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Don't be snobby on Made In Chelsea – it helped City Pub Company boom

Optimistic: City Pub Company boss Clive Watson has seen strong trading

Optimistic: City Pub Company boss Clive Watson has seen strong trading

Optimistic: City Pub Company boss Clive Watson has seen strong trading

Clive Watson’s resume is a bit unexpected for a pub boss. His school records suggest he could be a political pundit, a diplomat – or even a spy. His degrees in international relations, history and diplomacy hint at a serious academic type with a penchant for tweed suits.

Instead, the co-founder and executive chairman of City Pub Company is warm and enthusiastic, dressed in a smart casual blazer and shirt, as he bounds into his plush Chelsea pub, The Phene.

This is no ordinary watering hole, but decorated to the finest detail to be photo-ready for Instagram. His profile – and that of the company – have both been given a leg up on The Phene’s appearance in several episodes of reality TV show Made In Chelsea.

Watson’s two daughters, Lucy and Tiffany, have starred in several series on the programme, which traces the lives and loves of some of London’s wealthiest people. The tax collector himself has made several appearances on the show – although it has brought out some snobbery in his peer group. “I don’t understand why some of my friends made negative comments about it,” he thinks.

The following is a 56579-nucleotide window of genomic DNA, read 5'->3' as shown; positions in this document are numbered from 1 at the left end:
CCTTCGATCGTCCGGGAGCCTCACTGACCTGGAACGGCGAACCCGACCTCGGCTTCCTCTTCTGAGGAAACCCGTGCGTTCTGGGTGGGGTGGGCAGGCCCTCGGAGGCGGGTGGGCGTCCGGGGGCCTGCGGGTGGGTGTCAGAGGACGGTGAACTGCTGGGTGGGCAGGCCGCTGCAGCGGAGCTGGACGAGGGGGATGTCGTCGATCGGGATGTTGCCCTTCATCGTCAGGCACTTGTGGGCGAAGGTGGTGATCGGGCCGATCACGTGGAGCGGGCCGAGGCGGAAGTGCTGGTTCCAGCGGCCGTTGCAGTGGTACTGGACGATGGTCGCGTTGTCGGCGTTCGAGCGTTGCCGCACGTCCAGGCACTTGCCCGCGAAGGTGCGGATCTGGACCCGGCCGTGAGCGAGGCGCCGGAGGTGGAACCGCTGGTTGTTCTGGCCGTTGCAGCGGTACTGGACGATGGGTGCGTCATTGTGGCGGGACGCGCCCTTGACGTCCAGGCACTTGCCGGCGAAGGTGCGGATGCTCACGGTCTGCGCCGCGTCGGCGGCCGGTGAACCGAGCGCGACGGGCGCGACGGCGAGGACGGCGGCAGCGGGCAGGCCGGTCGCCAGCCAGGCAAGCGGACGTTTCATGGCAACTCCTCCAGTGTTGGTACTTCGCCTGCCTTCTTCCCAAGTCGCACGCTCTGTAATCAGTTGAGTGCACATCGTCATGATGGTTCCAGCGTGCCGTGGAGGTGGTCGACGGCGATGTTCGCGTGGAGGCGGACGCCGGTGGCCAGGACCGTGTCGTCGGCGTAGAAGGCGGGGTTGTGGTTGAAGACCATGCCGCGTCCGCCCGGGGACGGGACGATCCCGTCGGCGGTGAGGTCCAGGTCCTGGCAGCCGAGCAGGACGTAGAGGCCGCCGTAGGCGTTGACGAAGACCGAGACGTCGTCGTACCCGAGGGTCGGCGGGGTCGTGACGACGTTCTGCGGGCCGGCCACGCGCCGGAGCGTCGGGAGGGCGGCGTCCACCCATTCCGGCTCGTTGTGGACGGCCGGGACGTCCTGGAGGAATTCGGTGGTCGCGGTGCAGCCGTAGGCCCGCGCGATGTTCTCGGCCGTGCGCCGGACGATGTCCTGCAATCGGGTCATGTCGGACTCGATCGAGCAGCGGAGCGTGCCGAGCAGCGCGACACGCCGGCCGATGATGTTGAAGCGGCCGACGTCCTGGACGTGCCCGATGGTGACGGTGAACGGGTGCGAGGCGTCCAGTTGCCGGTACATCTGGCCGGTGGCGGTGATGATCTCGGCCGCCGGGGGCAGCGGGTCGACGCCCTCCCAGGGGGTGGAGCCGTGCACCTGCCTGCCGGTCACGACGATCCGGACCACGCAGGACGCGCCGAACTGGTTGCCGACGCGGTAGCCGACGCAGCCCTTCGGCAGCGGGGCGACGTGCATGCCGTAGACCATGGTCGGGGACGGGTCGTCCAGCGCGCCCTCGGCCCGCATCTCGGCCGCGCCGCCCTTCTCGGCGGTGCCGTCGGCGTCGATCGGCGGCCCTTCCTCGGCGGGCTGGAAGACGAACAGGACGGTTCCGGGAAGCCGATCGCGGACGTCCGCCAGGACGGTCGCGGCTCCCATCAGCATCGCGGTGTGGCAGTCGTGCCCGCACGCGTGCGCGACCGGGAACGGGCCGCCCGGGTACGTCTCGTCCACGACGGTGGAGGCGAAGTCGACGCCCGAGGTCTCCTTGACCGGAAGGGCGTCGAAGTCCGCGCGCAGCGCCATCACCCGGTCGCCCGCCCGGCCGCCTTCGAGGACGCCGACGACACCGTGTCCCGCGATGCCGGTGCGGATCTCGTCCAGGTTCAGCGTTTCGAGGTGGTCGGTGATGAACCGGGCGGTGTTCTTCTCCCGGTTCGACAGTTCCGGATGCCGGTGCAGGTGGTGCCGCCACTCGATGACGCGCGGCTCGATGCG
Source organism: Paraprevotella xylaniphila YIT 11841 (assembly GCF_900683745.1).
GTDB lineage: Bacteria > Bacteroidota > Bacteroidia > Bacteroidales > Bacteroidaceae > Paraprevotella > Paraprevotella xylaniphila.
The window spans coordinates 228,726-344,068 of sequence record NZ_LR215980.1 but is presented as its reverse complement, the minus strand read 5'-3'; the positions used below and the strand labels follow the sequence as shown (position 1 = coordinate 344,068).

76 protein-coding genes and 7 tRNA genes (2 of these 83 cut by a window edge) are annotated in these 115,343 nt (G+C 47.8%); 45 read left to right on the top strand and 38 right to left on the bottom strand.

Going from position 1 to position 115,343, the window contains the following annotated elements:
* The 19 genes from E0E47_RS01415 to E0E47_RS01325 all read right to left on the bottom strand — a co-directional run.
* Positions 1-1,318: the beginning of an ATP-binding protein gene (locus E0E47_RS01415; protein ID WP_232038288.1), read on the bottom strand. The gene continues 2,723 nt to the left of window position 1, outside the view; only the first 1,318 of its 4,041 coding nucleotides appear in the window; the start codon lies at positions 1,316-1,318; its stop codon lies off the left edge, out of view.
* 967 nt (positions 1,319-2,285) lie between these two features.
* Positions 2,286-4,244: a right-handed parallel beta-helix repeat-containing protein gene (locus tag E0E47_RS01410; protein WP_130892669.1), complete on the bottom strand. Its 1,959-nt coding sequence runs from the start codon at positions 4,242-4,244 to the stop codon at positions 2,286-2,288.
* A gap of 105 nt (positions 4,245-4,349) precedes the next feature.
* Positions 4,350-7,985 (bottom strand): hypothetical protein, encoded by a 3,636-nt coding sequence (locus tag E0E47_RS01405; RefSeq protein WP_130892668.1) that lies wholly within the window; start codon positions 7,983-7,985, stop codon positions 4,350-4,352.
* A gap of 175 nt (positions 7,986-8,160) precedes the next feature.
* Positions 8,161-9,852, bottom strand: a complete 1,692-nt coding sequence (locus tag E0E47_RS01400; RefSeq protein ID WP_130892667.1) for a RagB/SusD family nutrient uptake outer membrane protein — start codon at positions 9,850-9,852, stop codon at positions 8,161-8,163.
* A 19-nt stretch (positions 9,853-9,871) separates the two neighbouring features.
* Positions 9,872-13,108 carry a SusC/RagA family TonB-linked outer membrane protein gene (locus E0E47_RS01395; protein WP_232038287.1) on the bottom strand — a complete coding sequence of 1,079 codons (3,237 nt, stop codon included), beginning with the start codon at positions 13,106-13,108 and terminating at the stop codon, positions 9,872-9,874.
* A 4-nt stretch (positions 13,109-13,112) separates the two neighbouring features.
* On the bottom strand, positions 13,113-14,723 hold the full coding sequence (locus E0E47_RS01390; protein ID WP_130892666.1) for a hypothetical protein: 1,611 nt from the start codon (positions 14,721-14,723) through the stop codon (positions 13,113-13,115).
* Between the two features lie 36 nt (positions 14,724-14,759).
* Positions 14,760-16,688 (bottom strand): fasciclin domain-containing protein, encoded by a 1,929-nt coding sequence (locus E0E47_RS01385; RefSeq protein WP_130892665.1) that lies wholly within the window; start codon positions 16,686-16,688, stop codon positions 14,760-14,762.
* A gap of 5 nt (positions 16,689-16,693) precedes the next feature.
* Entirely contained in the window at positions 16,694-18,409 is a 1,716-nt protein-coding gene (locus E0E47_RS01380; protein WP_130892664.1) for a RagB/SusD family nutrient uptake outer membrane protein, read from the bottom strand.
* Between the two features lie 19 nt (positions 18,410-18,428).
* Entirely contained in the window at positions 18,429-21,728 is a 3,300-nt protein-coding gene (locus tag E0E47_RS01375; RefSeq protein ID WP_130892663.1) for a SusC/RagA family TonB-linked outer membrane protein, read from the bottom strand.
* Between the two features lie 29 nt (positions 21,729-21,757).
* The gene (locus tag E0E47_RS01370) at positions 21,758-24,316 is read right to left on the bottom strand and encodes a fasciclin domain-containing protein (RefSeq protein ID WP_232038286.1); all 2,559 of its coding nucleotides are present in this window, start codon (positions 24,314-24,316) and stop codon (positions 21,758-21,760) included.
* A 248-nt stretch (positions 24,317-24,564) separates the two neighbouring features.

One of the main reasons he’s in such good spirits is because business is booming, much to his surprise.

Even the increasingly popular “Dry January” and people working from home who are so short of drinks on Friday nights after work have failed to bring trade down unexpectedly since the start of the year.

“We were all very worried about him falling off a cliff after Christmas,” he says. “But Friday nights are definitely back. Even though people are working from home, I hear of some working remotely and then coming to London in the evenings to have a great night out.

“In London, definitely, there has been the return of the office worker, of tourism and of city life in general.”

After months of battling energy and cost of living crises, the current respite allows him to focus on his true passion. While most bosses barely have time for their hobbies, Watson spends her free time writing a history and current affairs book. He hopes to complete a first draft by the summer.

Several years ago – and more than three decades after graduating in international relations from the University of Reading – he took an international diplomacy course at the University of Buckingham for fun. He then landed a place on his dream course, a Masters in History at Cambridge.

‘I tried to get into Cambridge when I was 18 and in some ways it’s always been a bit of a scarecrow for me,’ he says, admitting many of his friends’ eyes are ‘fixing’ when he lets go of his obsession with the past.

His dissertation focused on the Conservative Party’s attitude to Scottish devolution from 1966 to 1979 – but he narrowly missed the grades needed to pursue a PhD, which he had considered.

“I’m always up for a challenge, I probably would have – and I think it would have gone wrong,” he says. “It’s five years part-time and you have to have so much focus and dedication.” It was probably for the best as Watson’s attention would soon be diverted when he finished his Cambridge course in March 2017 and the City Pub Company went public eight months later.